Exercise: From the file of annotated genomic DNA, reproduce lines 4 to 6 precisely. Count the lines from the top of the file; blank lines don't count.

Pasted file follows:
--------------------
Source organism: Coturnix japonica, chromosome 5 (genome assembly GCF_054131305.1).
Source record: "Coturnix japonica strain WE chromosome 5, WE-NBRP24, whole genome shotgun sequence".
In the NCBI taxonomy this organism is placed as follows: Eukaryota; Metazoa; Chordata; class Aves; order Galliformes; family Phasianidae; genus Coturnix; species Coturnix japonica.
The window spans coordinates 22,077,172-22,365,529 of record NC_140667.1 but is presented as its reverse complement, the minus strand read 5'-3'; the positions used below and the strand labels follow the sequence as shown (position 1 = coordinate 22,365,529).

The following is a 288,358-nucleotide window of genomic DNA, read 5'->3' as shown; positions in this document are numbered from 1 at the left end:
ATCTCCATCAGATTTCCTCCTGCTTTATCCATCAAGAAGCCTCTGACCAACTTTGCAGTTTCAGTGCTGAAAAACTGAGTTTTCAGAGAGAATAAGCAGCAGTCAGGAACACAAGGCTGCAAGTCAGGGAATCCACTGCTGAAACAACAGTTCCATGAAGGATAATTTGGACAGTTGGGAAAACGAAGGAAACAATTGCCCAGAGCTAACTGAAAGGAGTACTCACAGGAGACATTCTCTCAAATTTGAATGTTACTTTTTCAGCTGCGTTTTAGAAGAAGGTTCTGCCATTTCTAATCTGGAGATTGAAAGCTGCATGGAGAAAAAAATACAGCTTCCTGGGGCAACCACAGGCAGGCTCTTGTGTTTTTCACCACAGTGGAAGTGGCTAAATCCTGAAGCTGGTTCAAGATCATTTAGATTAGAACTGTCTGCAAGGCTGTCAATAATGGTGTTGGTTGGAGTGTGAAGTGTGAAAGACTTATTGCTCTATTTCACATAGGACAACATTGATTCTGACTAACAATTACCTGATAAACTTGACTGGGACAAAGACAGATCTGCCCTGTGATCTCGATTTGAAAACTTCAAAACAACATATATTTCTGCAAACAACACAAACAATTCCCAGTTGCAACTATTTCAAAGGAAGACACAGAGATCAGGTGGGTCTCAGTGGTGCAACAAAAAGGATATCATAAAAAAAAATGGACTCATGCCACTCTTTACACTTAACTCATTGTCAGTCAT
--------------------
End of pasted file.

The window spans coordinates 22,077,172-22,365,529 of record NC_140667.1 but is presented as its reverse complement, the minus strand read 5'-3'; the positions used below and the strand labels follow the sequence as shown (position 1 = coordinate 22,365,529).

The following is a 288,358-nucleotide window of genomic DNA, read 5'->3' as shown; positions in this document are numbered from 1 at the left end:
ATCTCCATCAGATTTCCTCCTGCTTTATCCATCAAGAAGCCTCTGACCAACTTTGCAGTTTCAGTGCTGAAAAACTGAGTTTTCAGAGAGAATAAGCAGCAGTCAGGAACACAAGGCTGCAAGTCAGGGAATCCACTGCTGAAACAACAGTTCCATGAAGGATAATTTGGACAGTTGGGAAAACGAAGGAAACAATTGCCCAGAGCTAACTGAAAGGAGTACTCACAGGAGACATTCTCTCAAATTTGAATGTTACTTTTTCAGCTGCGTTTTAGAAGAAGGTTCTGCCATTTCTAATCTGGAGATTGAAAGCTGCATGGAGAAAAAAATACAGCTTCCTGGGGCAACCACAGGCAGGCTCTTGTGTTTTTCACCACAGTGGAAGTGGCTAAATCCTGAAGCTGGTTCAAGATCATTTAGATTAGAACTGTCTGCAAGGCTGTCAATAATGGTGTTGGTTGGAGTGTGAAGTGTGAAAGACTTATTGCTCTATTTCACATAGGACAACATTGATTCTGACTAACAATTACCTGATAAACTTGACTGGGACAAAGACAGATCTGCCCTGTGATCTCGATTTGAAAACTTCAAAACAACATATATTTCTGCAAACAACACAAACAATTCCCAGTTGCAACTATTTCAAAGGAAGACACAGAGATCAGGTGGGTCTCAGTGGTGCAACAAAAAGGATATCATAAAAAAAAATGGACTCATGCCACTCTTTACACTTAACTCATTGTCAGTCAT